Redlands Daily Facts from Redlands, California on April 11, 1964 · Page 12
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Redlands Daily Facts from Redlands, California · Page 12

Redlands, California
Issue Date:
Saturday, April 11, 1964
Page 12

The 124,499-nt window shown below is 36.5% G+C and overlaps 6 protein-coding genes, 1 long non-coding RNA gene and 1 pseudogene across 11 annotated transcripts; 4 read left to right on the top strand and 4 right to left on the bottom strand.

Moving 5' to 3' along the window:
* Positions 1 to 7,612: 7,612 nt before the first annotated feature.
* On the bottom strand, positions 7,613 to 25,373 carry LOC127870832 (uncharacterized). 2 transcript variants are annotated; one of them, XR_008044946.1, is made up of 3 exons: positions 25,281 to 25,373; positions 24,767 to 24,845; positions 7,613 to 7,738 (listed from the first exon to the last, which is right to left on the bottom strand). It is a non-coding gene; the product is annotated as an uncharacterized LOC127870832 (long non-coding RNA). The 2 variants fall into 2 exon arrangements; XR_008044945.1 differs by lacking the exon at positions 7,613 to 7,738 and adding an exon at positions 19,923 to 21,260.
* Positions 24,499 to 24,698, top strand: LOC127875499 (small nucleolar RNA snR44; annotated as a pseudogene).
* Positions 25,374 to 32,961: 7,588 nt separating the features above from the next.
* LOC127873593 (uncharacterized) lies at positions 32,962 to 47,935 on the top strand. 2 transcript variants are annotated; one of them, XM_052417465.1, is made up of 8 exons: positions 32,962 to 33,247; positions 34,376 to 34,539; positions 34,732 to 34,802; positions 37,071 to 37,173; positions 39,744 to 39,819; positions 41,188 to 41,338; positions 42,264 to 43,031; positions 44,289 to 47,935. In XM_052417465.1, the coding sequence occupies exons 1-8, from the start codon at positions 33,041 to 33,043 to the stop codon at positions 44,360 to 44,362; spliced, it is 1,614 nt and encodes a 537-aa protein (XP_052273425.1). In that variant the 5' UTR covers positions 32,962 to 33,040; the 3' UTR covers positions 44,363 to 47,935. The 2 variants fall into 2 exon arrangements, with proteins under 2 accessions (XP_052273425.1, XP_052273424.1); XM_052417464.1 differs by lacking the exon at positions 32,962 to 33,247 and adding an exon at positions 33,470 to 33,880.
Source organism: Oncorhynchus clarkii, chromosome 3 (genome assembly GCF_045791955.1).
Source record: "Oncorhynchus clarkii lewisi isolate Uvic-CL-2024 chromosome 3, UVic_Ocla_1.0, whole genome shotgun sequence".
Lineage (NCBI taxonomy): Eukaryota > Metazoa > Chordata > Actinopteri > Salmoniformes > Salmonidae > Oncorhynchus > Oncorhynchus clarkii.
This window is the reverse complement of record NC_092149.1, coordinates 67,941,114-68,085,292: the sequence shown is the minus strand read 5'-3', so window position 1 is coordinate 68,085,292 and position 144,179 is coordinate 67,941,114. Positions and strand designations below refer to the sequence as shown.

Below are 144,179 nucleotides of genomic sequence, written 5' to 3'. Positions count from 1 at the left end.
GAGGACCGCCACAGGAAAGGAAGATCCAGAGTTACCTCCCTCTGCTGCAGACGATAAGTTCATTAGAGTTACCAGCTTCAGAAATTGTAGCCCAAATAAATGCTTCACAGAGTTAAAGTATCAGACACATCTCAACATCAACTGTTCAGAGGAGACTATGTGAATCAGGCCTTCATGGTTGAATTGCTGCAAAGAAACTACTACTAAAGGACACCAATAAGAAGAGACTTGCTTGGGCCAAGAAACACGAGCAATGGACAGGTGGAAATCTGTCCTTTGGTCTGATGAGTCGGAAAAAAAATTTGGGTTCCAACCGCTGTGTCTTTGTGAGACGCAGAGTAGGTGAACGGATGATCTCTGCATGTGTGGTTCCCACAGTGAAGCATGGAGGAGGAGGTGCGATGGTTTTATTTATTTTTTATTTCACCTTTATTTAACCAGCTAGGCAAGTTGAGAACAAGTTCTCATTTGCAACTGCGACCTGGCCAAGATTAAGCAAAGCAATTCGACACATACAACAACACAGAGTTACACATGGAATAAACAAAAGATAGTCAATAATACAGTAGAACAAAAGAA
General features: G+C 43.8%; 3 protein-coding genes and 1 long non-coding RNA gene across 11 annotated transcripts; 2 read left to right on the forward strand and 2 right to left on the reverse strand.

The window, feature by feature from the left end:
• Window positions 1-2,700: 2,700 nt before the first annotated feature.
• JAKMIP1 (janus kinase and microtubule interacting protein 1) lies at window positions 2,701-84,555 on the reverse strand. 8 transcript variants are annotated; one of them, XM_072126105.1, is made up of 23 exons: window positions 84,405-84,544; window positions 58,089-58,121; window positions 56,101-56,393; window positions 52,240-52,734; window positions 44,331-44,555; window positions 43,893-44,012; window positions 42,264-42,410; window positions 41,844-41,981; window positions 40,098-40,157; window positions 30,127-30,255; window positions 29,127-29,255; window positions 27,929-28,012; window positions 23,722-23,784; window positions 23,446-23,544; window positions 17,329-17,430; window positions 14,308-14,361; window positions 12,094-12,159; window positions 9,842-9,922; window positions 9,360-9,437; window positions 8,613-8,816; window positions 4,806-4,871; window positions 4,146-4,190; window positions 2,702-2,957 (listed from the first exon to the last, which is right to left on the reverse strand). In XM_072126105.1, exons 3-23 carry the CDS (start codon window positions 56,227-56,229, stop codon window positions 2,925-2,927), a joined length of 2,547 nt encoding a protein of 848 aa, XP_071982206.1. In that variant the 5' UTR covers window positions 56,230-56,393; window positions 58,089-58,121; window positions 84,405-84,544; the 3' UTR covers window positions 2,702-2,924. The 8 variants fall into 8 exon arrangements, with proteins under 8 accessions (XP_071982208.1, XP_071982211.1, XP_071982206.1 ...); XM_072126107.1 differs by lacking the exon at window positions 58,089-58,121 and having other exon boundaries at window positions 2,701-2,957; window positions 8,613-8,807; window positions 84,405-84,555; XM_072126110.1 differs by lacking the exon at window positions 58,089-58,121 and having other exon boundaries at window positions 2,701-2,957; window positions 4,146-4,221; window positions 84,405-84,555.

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12 - Sat., April 11, 1964 Redlands Daily Facts Dodgers, Angels open two-game series LOS ANGELES (UPI)—The world's champion Los Angeles Dodgers go after a victory tonight that has eluded them for two years when they meet the city champion Los Angeles Angels in the first of a two-game series. Both clubs took the city championship seriously and announced their top pitchers would work in the pair of games for which two trophies are at stake—the A! Malaikab Shrine Trophy and the Mayor's Trophy. For tonight's encounter, the top pitcher in baseball, Sandy Koufax, was scheduled to open for the Dodgers with Dean Chance on the mound for the Angels. Don Dyrsdale is scheduled to relieve Koufax and Hon Perra" noski will follow. Barry Latman picks up for Chance in his first appearance at home in an Angel uniform since being acquired from Oeveland. For Sunday afternoon's con test, Johnny Podres, Bob Miller and Pete Richert were named by manager Walt Alston to handle the pitching chores while manager Bill Rigaey tabbed Bo Belinsky as his first hurler. The first city series game was played in 1962 at Palm Springs with the Angels coming from behmd in the last two in nings to score a 6-5 victory vie tory. The series moved to the Chavez Ravine stadium the two clubs share last year and again the Angels were victorious, taking 4-3 and 3-0 decisions. The city series in its short history has grown so rapidly in stature and interest that crowds of better than 30,000 were anticipated for each game. The Angels leave for Washington immediately after Sun­ day's contest for the presideU' dal opener Monday against the Senators. Rigney expected to go with the same lineup he will use in Washington and includes a pair of iwkies—Bobby Knoop at second base and Dick Simpson in centerfield. Others in the Angels' starting lineup will be Albie Pearson in left field, Jim Fregosi at shortstop, Charlie Dees or Joe Adcock at first, Lee Thomas in right field. Bob Bodgars catching and Chance pitching. With Maury Wills resting a pulled leg muscle suffered Thursday against the Trojans, the Dodger lineup will consist of Dick Tracewski at short, Jim Gilliam at second, Willie Davis in centerfield, Tommy Davis in. left field, Ron Fairly at first, Frank Howard in right field, John Werhas at third, John Roseboro catching and Koufax pitching. Gene Carson sets VaHey mile record Gene Carson, former Redlands high trackster, set a new Pastrano ready to fight Olson NEW ORLEANS (UPI) ~ Great first year for Berra Experts predict Yanks will win World Series NEW YORK (UPI) - The New York Yankees won't get] revenge on the Los Angeles Dodgers this year but they will^ wind up with the winners' share of the World Series pot o'gold. Experts takmg part in the United Press International's annual pre-season baseball survey 'predict that the Yankees will rebound from their unprecedented four-game series defeat of 1963 to make Yogi Berra a World Series winner in his first season as a manager, But the experts see the Yank- ess beating the San Francisco Giants — not the Dodgers — in the 1964 World Series. The Dodgers, according to the experts, will finish second in the National League pennant race. The voting supported the wide-spread feeling that the Yankees will win easily in the American League but that four, five or even six teams may be contenders in the National League. Overwhelmintf Favorites Nineteen of the 21 sportswrit ers and broadcasters, all of, whom have viewed the teams in spring training during the last month, picked the Yankees to win and one each selected them for second and third places. That gave the Yankees 207 o£ a possible 210 points and an overwhelming 32-point lead over the Minnesota Twins, who finished second in the overall balloting. The Twins received the two first-place votes which did not go to the Yankees and wound up with 175 points, 14 more than the Chicago White Sox. The top three were followed, in order, by the Detroit Tigers (155 points), Baltimore Orioles (131), Cleveland Indians (110), Boston Red Sox (75) Los Angeles Angeles (70), Kansas City Athletics (41) and Washington Senators (30). Six teams—the Giants, Dodgers, St Louis Cardinals, Philadelphia Phillies, Cincinnati Beds and Pittsburgh Pirates — re­ ceived at least one first-place vote in the National League voting. The Giants had 11 first-place votes, nine for second and one for third giving them a total of 199 points. The Dodgers bad five for first and eight each for second and third for 187 points and the Cirdinals were third in the balloting with vote totals of 2-3-6-7-3 spread over the first five places and 162 points. Following in order were the Phillies (137 points), Milwaukee Braves (124), Reds (123), Pirates (86), Chicago Cubs (71), Houston Colts (44) and New York Mets (23). Eight experts picked the Yankees to win the World Series, seven picked the Giants and four chose the Dodgers. The Cardinals and Beds received one vote each. Pomts were given on the ba sis of 10 for a first-place vote, nine for a second, eight for third and so on down to one for a lOth-place vote. Johnson sees some power in good right arm WASHINGTON (UPI)-Presi dent Johnson, an "old first baseman," believes there still some power left in his good right arm. The Chief Executive, who was presented a gold pass to league games by American League officials Friday, said he planned to be on hand at Monday's season opener between the Washington Senators and the Los Angeles Angels to throw out the first ball. "I'll try not to throw it too far," he said with a laugh to the photographers who will be assembled in front of his pres idenlial box, "I wouldn't want to hit any of you. I've got 5 good arm." Cleveland staggered by loss of Birdie Tebbeits (EDITOR'S NOTE: This is the last of 20 tffspafchet en th* 19M prespeels of the major U»gu» clubs.) • By SCOTT BAtLLlE UPI Sports Writer TUCSON. Ariz. (UPI) - The Cleveland Indians, already beset by attendance woes and reports Of a possible franchise shift, now are staggered virtu ally on the eve of opening day by the loss of manager Birdie Tebbetts. Tebbetfs, stricken by a coronary attack just last Thursday, appears out of action for the season and, while he remaios manager in name only, coach George Strickland has t>een given the unenviable job of carrying on for him. Strickland win be frying, as Tebbetts was, to mold an improved team out of a mixture of old faces, phis some new ones who could help. Vttwan* On Hand The older men on hand include veteran outfielders Al Smith and Wally Post Among the new ones are Leon Wagner, who belted 26 home runs for the Los Angeles Angels last year although dissatisfied with the remote fences of Chavez Ravine. The Indians also bought outfielder Chico Salmon from Denver of the Pacific Coast League after his .325 average won the loop title. Wagner and Smith were obtained in oU-season trades while Post is in camp on a trial basis. Established younger players include third baseman Max Al vis and center fielder Vic Da- valHIo, who both starred as rookies last year. Strickland is expected to stick mainly to last year's lineup while hoping that such key men as shortstop Dick Howser, DavaliUo and catcher John Romano .won't be laid up for lengthy periods as was the case in 1963. Infield Seems Set Howser, who was obtahied from Kansas City last Jlay when Tomy Martinez failed to make it as a rookie shortstop, is accorded the edge for the job. The rest of the infield seems set Max Alvis, who had a fine rookie season and paced the Indians in five batting departments, is sole proprietor of third. All-purpose Woodie Held is at second base. At first base is Fred Whitfield, who smashed 21 homers from the left side of] the plate last year. The catching apparently will be divided between Romano and Joe Azcue. The latter came along as an impublicized player with Howser from Kansas City La a swap for catcher Doc Edwards and hit .284 after Romano was shelved with his broken finger. Wagner and Davalillo seem set in left and center fields. In right field there sot only is Smith and Salmon but Al Luplow. The pitching seems to be in good hands with such proven right-handed starters as Pete Ramos (9-8), Dick Donovan (U-13), Jim Grant (13-14), and Gary Bell (8-5) stiU on hand. Bell also has shown well in re-] lief. Jack Kralick (13-9) gives Tebbetts the needed left-handed pitching. In relief there is Jerry Walker (6-6) Ted Abemathy Eagles pick up Mafson for his defensive s DETROIT (UPI)-When the name . OIlie Uatsoa is men tioned one generally thinks of a man running with a fbotball im- der Us arm, going over or aromid any defender who happens to get in his way. Thus, to the average football fan it seems odd that a team would want him for his defensive ability. But, apparently, that's why the Philadelphia Eagles picked him up Friday from the Detroit Lions along with defensive tackle Floyd Peters in exchange for offensive tackle J.D. Smith. Matson, 6-foot-2, 210, was one of the game's greatest runninL backs, but at 34 years old has been recently bothered by in juries. SUU, Detroit Coach George Wilson thinks Matson is ca pable of helping the Eagles — offensively, or defensively. 'Sure, Ollie's not the guy he once was, but he's still pretty good," Wilson said. "And, if he doesn't break into their offen sive backfield, they can use him on defense. "In fact, I was planning to use him mainly as a defensive back this year. He played the position with Los Angeles be fore we got him." And Eagle Coach Joe Ku harich trying to bolster the Philadelphia defensive units^ probably will try Matson on defense. He has Tim Brown, Ted Dean and Clarence Peaks as running backs. Smith, a 6-foot-5, 2S0-ponnder from Rice Insfitute, will proba bly be used by Detroit at right tackle, a spot vacated by the death early this year by Lucien Reeberg. He has been a regular at Philadelphia since joining the San Bernardino Valley (^ege mile record yesterday when the Indians had a triangular meet with Fullerton and Southwest- "ligeiish" Willie Pastrano, hav- ^m- ing made a successful first de- Carson toured the four laps m £ense of his light heavyweight 4:19.5 for the SBVC record. He crown with a brand new ag- came back later to win the two gressiveness, today was ready mUe in 9:45.0 and became the to accept a non-title fight with only double winner of the meet contender Bobo Olson at San Fullerton won the meet with Francisco May 22. 89H points to the Indians 86 and It would be a nationally-tele- VA for Southwestern. vised fight, matchmaker Teddy Brenner of New York's Madison Square Garden, said early this morning. Pastrano, 28, was elated at his upset technical knockout victory Friday night at the Municipal Auditorium over Argentina's Gregorio Peralta, the heavyweight champion of South America who had pared down to 174% pounds to challenge for the light-heavy crown. Orange County board shuns stadium plan Anaheim and enthusiastic Ma- over 28-year-old Peralta when club m 1959 as a second-round draft pick. Peters, who like Smith is 27, was obtained from the Cleveland Browns in 1963 as a re placement for Alex Karras. Karras and Paul Homung of Green Bay were suspended for the 1963 campaign by National Football League Commissioner Pete Rozelle for betting on games. ers. The Ortiz faces Lane in 15-round title bout SAN JUAN, Puerto Rico (UPI) Lightweight champion Carlos Ortiz of New York, whose training has been hampered by a lack of sparring] partners, faces Kenny Lane tonight at Hiram Bithom Stadium in a scheduled IS-round title fight Lane, who at 32 is five years older than the champion, is a lefty from Muskegon, Mich. In an effort to prepare for Lane's left-handed approach Ortiz hired some Puerto Ricao southpaws. After the champ jarred them a few times, the lefties walked oat of camp and Ortiz completed his training with righthanders. Ortiz, who has won 43 of 47 pro bouts, is a solid 8-5 favorite, over Lane. The challenger has a'career record of 85 victories, 11 losses and one draw. Ortiz has a guarantee of] $62,000 while the challenger wiU take home $12,500. Promoter Bob Leith had anticipated that] the bout would draw about 22.000 because Ortiz 'was bora in Puerto Rico, but dae to lag^g ticket sales he has reduced his estimates to 18,000 with a gate of about $150,000. Ortiz and Lane have split two prerious bouts. Lane dedsioned Ortiz in December, 1958, and Ortiz scored a second round TKO in June, 1959, after he cut Lane so badly that their fight (7-2) and Gordon Syfiried (0-1) for the vacant junior welter- as wen as BelL 'weight was stopped. yor Rex coons, will .ppar«.tly ^e o ^'aT^^TTet "d;;: "go It alone" m a bid to hire ^^^^ ^ome out for the sixth the Los Angeles Angels here. „^ of a five-stitch The Orange County Board of cut on his left brow. Supervisors, who had been it was a bitter defeat for working with the City of Ana- Peralta, who had won a lopsid heim with a,proposal to build ed lO-round, non-title decision a 50,000 seat stadium, declined over Pastrano last September to act on a motion to approve at Afiami Beach and who was the proposal Friday. confident of repeating for the William J. Phillips, board of title, and favored at 7-5 in the supervisors chairman and the betting, only member who showed de- Peralta suffered the cut in sire to back the plan, announced the same place he sustained at the meeting that the county one last Jan. 24 when he scored had decided not to be a party his second victory over conten- to the plan. der Wayne Thornton at New The Angel management sub- Y^"^^ "''^ ''f^^ l}^^^ P mitted a letter of intent Thursday, explaming the terms to be _ . Srt^/st -vHV? vote on a franchise move. ~ --^e at^^e .J^T-J°°'^.'^^^'^'^J°^ rounds. He instructed referee the bmldmg of a $20 miflion pete Glaruso at the end of the stadium and later planning for fj^jh to stop the fight a 14,000 seat indoor arena was ^ ^as a sensational fight not dimmed by the supervisors' ^h^e it lasted. The disappoint- ^ction- ingly smaU crowd of 4,176, In an impassioned speech to which provided a gate of only the city council. Coons urged about $35,000, was itself disap that the city could go ahead on pointed when the battle was the project without the county's stopped at the start of the sixth participation. A motion to pro- round. ceed with the acquisition of a Willie received the biggest 135-acre site at State College purse of his long career—$50,Road and Katella Avenue was 000 from the sponsors of this approved unanimously by a nationally televised match and voice vote. about $7,000 flrom the net gate. Del E. Webb, head of one of Peralta received a flat $16,000. the n a t i 0 n's top construcUon firms and Yankee co - owner, told the council that his company would have no problem meeting the April, 1966, deadline for readiness of a stadium- one of the conditions set by the Angels, who are bound to remain at Dodger Stadium through the 1965 season. Wester joins top drivers at Riverside event RIVERSIDE — Don Wester, the third-ranking driver in professional sports car competition for 1963, joined three other top chauffeurs today in filing official entries for the April 2S U. S. Road racing Championsbip race at Riverside IntemaUonal Raceway. The Monterey (Calif.) veteran The new paved, banked quar- ^iU drive the same Porsche 904 termile racing oval at Orange Co"Pe with which he 1«1 the Show Speedway gets its midget <*ase for last year's ro.d ear inaugurafion Sunday after- ""^'"S crown during part of the noon under the fire of Pamelli ^^^td Mlf H^ ^ New paved oval greets midgets at; Orange Show Jones and other top rated driv- ir, , TT c A..t„ ri.,k ,1, attempt to break the current pionsh^p speedfest by the Cobra-Fords. Fhrst race of the J. C. Aga- ' ^ - ^ . j janian directed elght-event pro- . Other entriw recavrf today gram is at 2:30 o'clock with one ^^^'^^r,L}f'^/rf„^}^!^ i«n n„ni!fvina .rn„n^ fho »v.!t. ^<^^ Muther of Laguna and the amous "Balmobile," a Buick- powered Porsche entered by lap qualifying around the exciting new high speed track at 1 P:-: i '^™f.!J '^°'^^"^Bat""M :;Lr «n ^orVe^. distance for the 18 fastest driv- t„„. A team of three SUng Rays 1 <• ,t « also was entered by Norm Ber management of the Or- LO^ Angeles, ange Show Stadium has s p e n t _ „.^, ^„ „„ ,u„ more than ^0.000 in recen't im- Rj -^yTulR^ p 'rolfam'-^ °i Tomin-g cars, wiU offer points tened It the Orange Show Speed- ^oj^ting toward the 1964 manu- way, for speed it now certainly fadurers championship while represents. tj,e i82.mile feature event for Jones of Torrance, along \rith sports cars will pay pomts to- several more drivers, will be ward the coveted drivers cham- making fareweU Southland ap- pionship for 1964. The Riverside pearances before heading for program is the third in a series eastern races and Indianapolis of eight USRRC events sched- trials. Pamelli, of course, is the uled across the nation. Indy double record holder The talk around the Houston Colts is that Paul Richards, their reigning general manager, bankers to get back on the field again as dugout boss. . . and will persuade himself to do so just as soon as the 0)lts can come up with a respectable team.. . Missing from the VCLA con-] tingent at the Olympic basketball trials was Keith Eriekson, a star of their rush to the nation- Hearing for special deer hunts The California Fish and Game A base racing purse of $7500 quahfymg (151.153 mph) and p]us accessory prize monies is the distance (143.137 mph). expected to lure all of the na- Leading the opposition agamst ijon's leading professional driv- the Indianapolis king is B o b ers. Wente of St Louis, USAC's na tional midget car champion. Drivers of the local area against Pamelli and Wente include Don Horvath and Bemie Schecter of Riverside, Porky Raebowitz of Rubidooz and many more, AH the Southland favorites win be on deck inchidhig Billy commission has scheduled a Cantrell of Anaheim, driving the public hearing May 22 in San redhot No. 2 Offy owned by Bernardino to consider three Jack London of Oakland; Allen special deer hunts proposed for- Heath, one-armed racing won- the county this year, der of Northridge in a new Of- Although a hearing site has fy; Johnny Moorhouse of Santa not been announced, the meet- Ana, Bobby Hogle of B u e n a ing is slated to start at 7:30 p. Park, CRA champion; Colby m. The hunts are planned for Scrotgins of Eagle Rock, Norm Western San Bernardino coon- Hall of Hollywood, Dempsey ty, the desert and in the Santa Wilson of Hawthorne, plus a Ana canyon drainage northeast group of upstate stars led by of Redlands. Iron Mike" McGreevy of Hayward and Tommy Copp and Don Meacham of Fresno. Along with the 50-lap "main and opening 3-lap trophy dash for the four fastest qualifiers, the program includes four Angeles 10-Iap heat races and the semi- San Francisco WHL standings (Final—Best of Sevan) W.L.CF.GA] 117 6] 116 7 main. SELL IT TOMORROW IWith low . cost Classified AdsiNo game scheduled. FRIDAY'S RESULT San Francisco 5 Los Aageles 4 SATURDAY'S SCHEDULE WaltHizzard al championships. But Keith must have stopped hustling when the season ended. Why wasn't he at the Olympic test? . . , "Missed the plane," an swered Captain Walt Hazzard succinctly. . . Hazzard, the No. 1 collegian m the country, has been consistently downgraded by the b-j cal Los Angeles Lakers as a pro prospect, for his defensive deficiencies. Does it bother him?. . . "Don 't they look kind of silly," asked Walt, "after the NBA poll?". . . referring to the NEA AU-American team chosen by the pro coaches in which he was the only man named on ev-] cry ballot Worst thing about all the honors coming his way, admitted the slick guard, was that they kept him out of classes for almost a month. . . Yogi Beira will go for almost any off - fieU activity, except bowling. And he 's part owner of a New Jersey set of alleys. Yogi walked into a bar in Tampa. Ckraple of Yankees were sitting around. . . "mk on thel rocks," «uidly yeOed floe. "Double yogurt," commanded the ether. . . easy fly ball.When the side was retired, he trotted in, still boiling over the muff. The father] he ran, the madder he got When he reached home plate, he stopped, took off his glove and flung it angrily into the stands. A few seconds later, someone in the stands threw it right back at him. . . Ever hear of Karl Mildenberger, Nino Benevenuti, Luis Folledo, Brian Curvis, Francois PavUIa? They're all prominently ranked fighters in the Ring's latest listings. And we didn't even get down below the welterweights. . . Jim Gentile of the K a n s a City Athletics stands to make some $3,000 extra this season if he can keep his weight below ]213. Owner Charley Finley called the mercurial first baseman and promised a bonus of $125 for every weekly weigh-in which showed Gentile below that figure. ^Vhat Finley didn't know was that at the very moment he called Gentile and outlined the deal. Gentleman Jim had just stepped off the bathroom scales weighing 214. . . Don't try to convince the Mil waukee Braves there isn't a bit of luck mixed in with Sandy Koufax's obvious telents. The Dodger left - bander started against them seven times last year. He went the full nine in nings-to beat them in the first game. He never finished anoth er game against Milwauke. Yet, he was never beaten. Between you'n'me, after Joe Kuharich broke the b'ading barrier in the NFL by dealmg off stars like Sonny Jurgensen and Tommy McDonald, young owner Jerry Wolman called him and pleaded, "If you ever decide to trade Timmy Brown (the Eagles' brilliant halfback), give me 24 hours' notice — so I can book a plane to Israel.". , Seals even hockey playoffs LOS ANGELES (UPI)_Goalie Bob Perreault of the San Francisco Seals drew praise from both sides today for help- mg the Seals to even the West- em Hockey League playoffs with the Los Angeles Blades at one game each. 'Perreault came up with a real big game," said coach Alf Pike, whose Blades lost 5-4 Friday night before 11,787 fans at the Sports Arena. Nick MickosK, Seals player- coach, said Perreault "has been big for us in the playoffs—first with Portland (in the semifinals) and now with Los Angeles." The best-of-seven game series for the Lester Patrick Cup switches to San Francisco for the next two contests, on Sunday and Tuesday night The fifth game is set for Wednesday in Los Angeles. Although Perreault got the plaudits, tho Blades' rookie goalie Jack Norris was the "complex" the Seals, defending cup champions, had to overcome to even the playoff stand- mgs. 'Beating Norris will do us a lot of good," said Bud Poile, general manager of the Seals, "It has been a complex with us, just announcing his name in the lineup." Norris beat the Seals 7 times, lost twice and tied with them once during the regular season and beat them 3-1 in the playoff opener. In addition, the Seals broke an eight-game losing streak at the Los Angeles Sports Arena with the victory. The last time they won here was on opening day of the 1963-64 season. Pike was generally satisfied with the Blades, play Friday night San Francisco led 5 • 3 with a little more than four minutes remaining in the game when goals by Willie O'Ree and Leo LaBine made it close. Al Nicholson and team captain Ed Panagabko both rang he buzzer twice for the Seals. Panagabko got assists both times from Mickoski. Polo match at Eldorado Sunday Dave Nicholson, the husky outfielder of the Chicago White Sox, is faulted more for his numerous strikeouts than any fielding deScieodet. Bat be has to wonder after a recent experience in Sarasota. It was tiie Biath laniBg, and be dropped an Baseball for Boys meeting Baseball for Boys will hold meeting Tuesday evening at 7:30 in the City Council chambers at Safety Hall for all managers and coaches. University of Redlands coaches Lee Fulmer and Fanl Taylor and Redlands high mentors Frank Serrao and Joe DeMaggio will be on band to answer questions and discuss various points of the program. "Our aim is better baseball for the youUi of Redlands," BiO] Hiltgen, secretary of the Baseball for boys organization stated. The meeting a open to the public and parents are urged to attend. An excellent chance for a day on the desert with a polo match in the afternoon is being offered by the Eldorado Polo CUib Sun^ day. The occasion is a benefit polo mateh between Riverside and San Diego Teams. Proceeds from the gate and concessions will go to the Patton Hospital Patients' Swimming Pool Project. Players who will be seen in action during the mateh will include Eldorado Capt Tony Veen, H. K. Coulter, Manager of Santa Monica Wll Rogers Polo Club, Peter Hitehcock, Robert Walters, Don Howden, Willis Allen and Bob Smitii. The grounds will be opened to the public in the morning, and an invitation is extended to everyone to bring a picnic lunch and enjoy the beauties of the desert and surrounding rock mountains. Tickets are available at Harris' Plaza Shopping Center in Riverside, Harris' San Bernardino Store (at 3rd & E Streets), Patton Volunteer Services Assn. or at the entrance to the Polo Club field. Children sixteen or under will be admitted free when accompanied by adults. Early comers will have an opportunity to see all the warm- up preliminaries that take place prior to the game, as well at the paddocks which stable 240 ponies. The game will sUrt at 2 p.m. and will be a fast-paced event with a lot of excitement for both polo fans and persons viewhis Uie game for the first time. Trophies will be furnished and presented to the winners by Maynard McKinley. Indio mounted Poh 'ce will start the afternoon game with a presentation of the colors. Well- known Hollywood celebrities will also be in attendance. T-Bird golf team loses to Desert Valley Yucaipa High School 's newly formed golf team lost its Desert Valley League opener yesterday 212-207 to Indio Rajahs. The Indio team has played 10 matches this season and has one tie and nine wins. Sophomore Dave Mathews led coach Mike Lagather's Thunderbirds shooting a 39 fbr the nine holes. It was the first time that Mathews has broken 40 this season. Jim Hovanas was second for tiie T-6irds wiUi 42 followed by Dale Stout 43, and Robert Slg- ler and Rick Memory both witii 44 '8. The match was played over the Garden Air course and return engagement will be held in Indio on Friday. Indio sewers were: J. Lampman 38, Flush 40, Pea* il, C. Lampman 41, Shabita 47.